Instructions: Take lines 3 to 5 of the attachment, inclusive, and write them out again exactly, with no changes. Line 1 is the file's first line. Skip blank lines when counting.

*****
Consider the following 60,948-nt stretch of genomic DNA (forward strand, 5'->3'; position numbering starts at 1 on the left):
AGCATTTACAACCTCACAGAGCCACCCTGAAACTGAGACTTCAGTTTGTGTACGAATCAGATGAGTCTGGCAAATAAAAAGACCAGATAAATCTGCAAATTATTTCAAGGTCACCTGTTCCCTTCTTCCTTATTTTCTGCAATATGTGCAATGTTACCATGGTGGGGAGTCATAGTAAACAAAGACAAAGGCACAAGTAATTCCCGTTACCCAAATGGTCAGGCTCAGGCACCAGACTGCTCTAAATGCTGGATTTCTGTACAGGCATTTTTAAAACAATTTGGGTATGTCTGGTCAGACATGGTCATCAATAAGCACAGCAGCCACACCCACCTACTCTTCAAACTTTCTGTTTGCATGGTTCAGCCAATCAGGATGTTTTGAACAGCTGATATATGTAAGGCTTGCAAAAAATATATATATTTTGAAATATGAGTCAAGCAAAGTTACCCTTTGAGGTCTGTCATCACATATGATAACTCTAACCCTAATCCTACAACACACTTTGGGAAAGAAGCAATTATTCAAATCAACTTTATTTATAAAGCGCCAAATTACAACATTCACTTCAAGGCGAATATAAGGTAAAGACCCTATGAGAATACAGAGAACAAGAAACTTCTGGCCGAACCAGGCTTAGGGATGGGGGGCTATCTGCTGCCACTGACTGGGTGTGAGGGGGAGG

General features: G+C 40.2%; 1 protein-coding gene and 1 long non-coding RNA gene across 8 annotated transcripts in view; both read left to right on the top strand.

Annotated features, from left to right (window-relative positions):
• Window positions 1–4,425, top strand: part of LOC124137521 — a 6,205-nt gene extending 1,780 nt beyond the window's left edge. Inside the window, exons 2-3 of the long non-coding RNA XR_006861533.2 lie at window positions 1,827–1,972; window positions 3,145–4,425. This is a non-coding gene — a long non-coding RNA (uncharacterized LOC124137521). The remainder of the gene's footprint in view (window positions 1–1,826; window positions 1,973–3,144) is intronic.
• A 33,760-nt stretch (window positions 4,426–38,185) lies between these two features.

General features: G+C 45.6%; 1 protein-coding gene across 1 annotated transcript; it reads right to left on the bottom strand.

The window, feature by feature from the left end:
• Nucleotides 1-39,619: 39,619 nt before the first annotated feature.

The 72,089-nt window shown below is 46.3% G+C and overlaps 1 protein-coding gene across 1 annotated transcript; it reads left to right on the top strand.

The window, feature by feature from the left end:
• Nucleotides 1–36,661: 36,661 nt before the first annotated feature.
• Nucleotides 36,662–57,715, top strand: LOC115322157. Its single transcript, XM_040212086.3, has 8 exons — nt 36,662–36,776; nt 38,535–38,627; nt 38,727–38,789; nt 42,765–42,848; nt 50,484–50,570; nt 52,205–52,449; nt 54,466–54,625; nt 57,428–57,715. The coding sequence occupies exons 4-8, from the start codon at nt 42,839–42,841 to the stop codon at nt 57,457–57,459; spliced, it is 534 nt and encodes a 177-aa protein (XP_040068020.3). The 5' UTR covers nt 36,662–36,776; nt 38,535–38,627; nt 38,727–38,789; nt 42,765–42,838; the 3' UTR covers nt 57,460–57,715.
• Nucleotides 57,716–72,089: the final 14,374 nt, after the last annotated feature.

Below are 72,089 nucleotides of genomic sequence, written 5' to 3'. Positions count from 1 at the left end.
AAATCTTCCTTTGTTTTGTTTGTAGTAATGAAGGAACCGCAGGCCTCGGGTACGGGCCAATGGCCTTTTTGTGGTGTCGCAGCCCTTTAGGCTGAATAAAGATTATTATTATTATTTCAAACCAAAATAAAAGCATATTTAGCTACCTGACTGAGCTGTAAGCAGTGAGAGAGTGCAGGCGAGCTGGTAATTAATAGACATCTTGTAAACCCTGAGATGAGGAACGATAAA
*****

General features: G+C 40.2%; 1 protein-coding gene and 1 long non-coding RNA gene across 8 annotated transcripts in view; both read left to right on the top strand.

Annotated features, from left to right (window-relative positions):
• Window positions 1–4,425, top strand: part of LOC124137521 — a 6,205-nt gene extending 1,780 nt beyond the window's left edge. Inside the window, exons 2-3 of the long non-coding RNA XR_006861533.2 lie at window positions 1,827–1,972; window positions 3,145–4,425. This is a non-coding gene — a long non-coding RNA (uncharacterized LOC124137521). The remainder of the gene's footprint in view (window positions 1–1,826; window positions 1,973–3,144) is intronic.